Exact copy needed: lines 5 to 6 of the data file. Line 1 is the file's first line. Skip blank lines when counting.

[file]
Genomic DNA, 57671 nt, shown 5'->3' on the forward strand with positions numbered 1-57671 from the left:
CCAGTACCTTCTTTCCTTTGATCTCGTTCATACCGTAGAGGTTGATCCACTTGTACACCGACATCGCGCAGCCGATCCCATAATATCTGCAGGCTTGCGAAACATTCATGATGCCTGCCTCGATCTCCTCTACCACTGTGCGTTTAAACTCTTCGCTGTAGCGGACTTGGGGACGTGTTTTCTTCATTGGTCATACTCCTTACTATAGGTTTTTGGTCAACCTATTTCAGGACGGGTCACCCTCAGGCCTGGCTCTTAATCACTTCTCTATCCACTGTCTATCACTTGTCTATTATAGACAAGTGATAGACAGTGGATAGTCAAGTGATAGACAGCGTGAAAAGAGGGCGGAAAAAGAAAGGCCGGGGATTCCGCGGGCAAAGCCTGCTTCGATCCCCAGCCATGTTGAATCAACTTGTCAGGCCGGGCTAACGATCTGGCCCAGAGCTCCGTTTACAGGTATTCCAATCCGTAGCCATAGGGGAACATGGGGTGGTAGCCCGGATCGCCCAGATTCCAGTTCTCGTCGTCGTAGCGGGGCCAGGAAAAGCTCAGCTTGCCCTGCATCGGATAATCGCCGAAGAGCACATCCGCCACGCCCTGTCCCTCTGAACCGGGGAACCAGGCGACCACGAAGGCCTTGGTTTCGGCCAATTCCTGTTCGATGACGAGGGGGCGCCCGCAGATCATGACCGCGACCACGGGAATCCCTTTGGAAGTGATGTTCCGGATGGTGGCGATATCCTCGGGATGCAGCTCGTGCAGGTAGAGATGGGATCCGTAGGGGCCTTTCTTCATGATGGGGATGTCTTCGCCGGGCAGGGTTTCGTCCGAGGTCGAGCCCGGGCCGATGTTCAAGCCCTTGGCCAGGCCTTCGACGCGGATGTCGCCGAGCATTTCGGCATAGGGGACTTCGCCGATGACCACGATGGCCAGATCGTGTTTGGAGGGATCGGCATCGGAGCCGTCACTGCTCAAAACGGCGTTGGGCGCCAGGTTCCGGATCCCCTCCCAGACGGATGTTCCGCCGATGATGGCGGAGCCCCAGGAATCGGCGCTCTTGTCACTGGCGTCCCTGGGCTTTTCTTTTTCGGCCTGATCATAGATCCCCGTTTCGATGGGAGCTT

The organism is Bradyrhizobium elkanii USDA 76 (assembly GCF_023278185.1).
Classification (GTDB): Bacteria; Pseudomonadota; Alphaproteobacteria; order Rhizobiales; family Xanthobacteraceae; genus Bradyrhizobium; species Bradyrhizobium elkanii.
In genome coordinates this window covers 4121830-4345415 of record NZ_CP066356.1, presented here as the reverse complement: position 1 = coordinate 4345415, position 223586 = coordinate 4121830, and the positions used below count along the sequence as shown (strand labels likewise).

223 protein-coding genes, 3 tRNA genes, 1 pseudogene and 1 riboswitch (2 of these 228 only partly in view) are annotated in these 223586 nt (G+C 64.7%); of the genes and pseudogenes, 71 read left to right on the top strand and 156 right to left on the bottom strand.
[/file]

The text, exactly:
In genome coordinates this window covers 4121830-4345415 of record NZ_CP066356.1, presented here as the reverse complement: position 1 = coordinate 4345415, position 223586 = coordinate 4121830, and the positions used below count along the sequence as shown (strand labels likewise).

223 protein-coding genes, 3 tRNA genes, 1 pseudogene and 1 riboswitch (2 of these 228 only partly in view) are annotated in these 223586 nt (G+C 64.7%); of the genes and pseudogenes, 71 read left to right on the top strand and 156 right to left on the bottom strand.